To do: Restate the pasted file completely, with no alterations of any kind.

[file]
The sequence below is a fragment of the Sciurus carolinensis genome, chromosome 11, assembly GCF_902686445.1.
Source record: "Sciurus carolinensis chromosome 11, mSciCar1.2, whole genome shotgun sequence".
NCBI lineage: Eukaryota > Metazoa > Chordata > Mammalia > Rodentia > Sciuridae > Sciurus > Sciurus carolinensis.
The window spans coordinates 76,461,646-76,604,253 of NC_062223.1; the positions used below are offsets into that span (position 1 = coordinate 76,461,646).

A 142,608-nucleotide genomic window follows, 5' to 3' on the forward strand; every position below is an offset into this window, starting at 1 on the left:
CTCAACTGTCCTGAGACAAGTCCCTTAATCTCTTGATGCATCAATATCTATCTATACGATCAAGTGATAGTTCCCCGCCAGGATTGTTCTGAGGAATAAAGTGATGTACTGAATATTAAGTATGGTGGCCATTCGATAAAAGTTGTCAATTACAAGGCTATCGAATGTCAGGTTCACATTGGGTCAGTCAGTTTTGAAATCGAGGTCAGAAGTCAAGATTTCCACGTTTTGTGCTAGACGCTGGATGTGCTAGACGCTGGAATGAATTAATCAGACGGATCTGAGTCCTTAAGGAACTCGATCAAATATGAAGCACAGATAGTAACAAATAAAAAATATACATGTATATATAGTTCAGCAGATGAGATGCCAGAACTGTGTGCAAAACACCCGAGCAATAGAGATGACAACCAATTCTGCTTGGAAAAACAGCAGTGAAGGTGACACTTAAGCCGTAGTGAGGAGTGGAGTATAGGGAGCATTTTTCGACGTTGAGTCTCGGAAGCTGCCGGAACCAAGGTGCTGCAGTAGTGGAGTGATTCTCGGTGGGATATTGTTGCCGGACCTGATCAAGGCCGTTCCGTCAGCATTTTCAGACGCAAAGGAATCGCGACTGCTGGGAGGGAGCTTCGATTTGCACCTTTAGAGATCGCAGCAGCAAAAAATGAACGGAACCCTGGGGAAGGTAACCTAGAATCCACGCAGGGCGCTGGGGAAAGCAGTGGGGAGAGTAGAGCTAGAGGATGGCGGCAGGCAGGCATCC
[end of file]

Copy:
The sequence below is a fragment of the Sciurus carolinensis genome, chromosome 11, assembly GCF_902686445.1.
Source record: "Sciurus carolinensis chromosome 11, mSciCar1.2, whole genome shotgun sequence".
NCBI lineage: Eukaryota > Metazoa > Chordata > Mammalia > Rodentia > Sciuridae > Sciurus > Sciurus carolinensis.
The window spans coordinates 76,461,646-76,604,253 of NC_062223.1; the positions used below are offsets into that span (position 1 = coordinate 76,461,646).

A 142,608-nucleotide genomic window follows, 5' to 3' on the forward strand; every position below is an offset into this window, starting at 1 on the left:
CTCAACTGTCCTGAGACAAGTCCCTTAATCTCTTGATGCATCAATATCTATCTATACGATCAAGTGATAGTTCCCCGCCAGGATTGTTCTGAGGAATAAAGTGATGTACTGAATATTAAGTATGGTGGCCATTCGATAAAAGTTGTCAATTACAAGGCTATCGAATGTCAGGTTCACATTGGGTCAGTCAGTTTTGAAATCGAGGTCAGAAGTCAAGATTTCCACGTTTTGTGCTAGACGCTGGATGTGCTAGACGCTGGAATGAATTAATCAGACGGATCTGAGTCCTTAAGGAACTCGATCAAATATGAAGCACAGATAGTAACAAATAAAAAATATACATGTATATATAGTTCAGCAGATGAGATGCCAGAACTGTGTGCAAAACACCCGAGCAATAGAGATGACAACCAATTCTGCTTGGAAAAACAGCAGTGAAGGTGACACTTAAGCCGTAGTGAGGAGTGGAGTATAGGGAGCATTTTTCGACGTTGAGTCTCGGAAGCTGCCGGAACCAAGGTGCTGCAGTAGTGGAGTGATTCTCGGTGGGATATTGTTGCCGGACCTGATCAAGGCCGTTCCGTCAGCATTTTCAGACGCAAAGGAATCGCGACTGCTGGGAGGGAGCTTCGATTTGCACCTTTAGAGATCGCAGCAGCAAAAAATGAACGGAACCCTGGGGAAGGTAACCTAGAATCCACGCAGGGCGCTGGGGAAAGCAGTGGGGAGAGTAGAGCTAGAGGATGGCGGCAGGCAGGCATCC